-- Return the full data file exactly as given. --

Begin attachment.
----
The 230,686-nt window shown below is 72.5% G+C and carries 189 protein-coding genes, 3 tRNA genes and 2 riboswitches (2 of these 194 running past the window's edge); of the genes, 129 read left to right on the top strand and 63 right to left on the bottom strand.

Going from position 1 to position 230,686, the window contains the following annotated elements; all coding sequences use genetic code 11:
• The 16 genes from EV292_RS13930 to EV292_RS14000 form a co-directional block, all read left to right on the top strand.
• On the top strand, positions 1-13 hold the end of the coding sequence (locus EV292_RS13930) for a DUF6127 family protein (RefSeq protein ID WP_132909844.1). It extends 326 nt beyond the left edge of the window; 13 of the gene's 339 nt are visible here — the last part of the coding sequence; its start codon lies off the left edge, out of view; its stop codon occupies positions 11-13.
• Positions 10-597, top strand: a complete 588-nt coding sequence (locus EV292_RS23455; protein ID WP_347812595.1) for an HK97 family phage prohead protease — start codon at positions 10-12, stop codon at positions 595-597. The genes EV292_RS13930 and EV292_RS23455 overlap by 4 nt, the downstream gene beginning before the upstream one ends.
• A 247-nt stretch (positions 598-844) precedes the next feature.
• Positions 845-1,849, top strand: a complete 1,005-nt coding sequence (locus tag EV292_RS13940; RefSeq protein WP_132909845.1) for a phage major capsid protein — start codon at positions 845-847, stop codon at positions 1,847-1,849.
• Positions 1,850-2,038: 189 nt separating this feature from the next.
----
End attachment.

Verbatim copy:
The 230,686-nt window shown below is 72.5% G+C and carries 189 protein-coding genes, 3 tRNA genes and 2 riboswitches (2 of these 194 running past the window's edge); of the genes, 129 read left to right on the top strand and 63 right to left on the bottom strand.

Going from position 1 to position 230,686, the window contains the following annotated elements; all coding sequences use genetic code 11:
• The 16 genes from EV292_RS13930 to EV292_RS14000 form a co-directional block, all read left to right on the top strand.
• On the top strand, positions 1-13 hold the end of the coding sequence (locus EV292_RS13930) for a DUF6127 family protein (RefSeq protein ID WP_132909844.1). It extends 326 nt beyond the left edge of the window; 13 of the gene's 339 nt are visible here — the last part of the coding sequence; its start codon lies off the left edge, out of view; its stop codon occupies positions 11-13.
• Positions 10-597, top strand: a complete 588-nt coding sequence (locus EV292_RS23455; protein ID WP_347812595.1) for an HK97 family phage prohead protease — start codon at positions 10-12, stop codon at positions 595-597. The genes EV292_RS13930 and EV292_RS23455 overlap by 4 nt, the downstream gene beginning before the upstream one ends.
• A 247-nt stretch (positions 598-844) precedes the next feature.
• Positions 845-1,849, top strand: a complete 1,005-nt coding sequence (locus tag EV292_RS13940; RefSeq protein WP_132909845.1) for a phage major capsid protein — start codon at positions 845-847, stop codon at positions 1,847-1,849.
• Positions 1,850-2,038: 189 nt separating this feature from the next.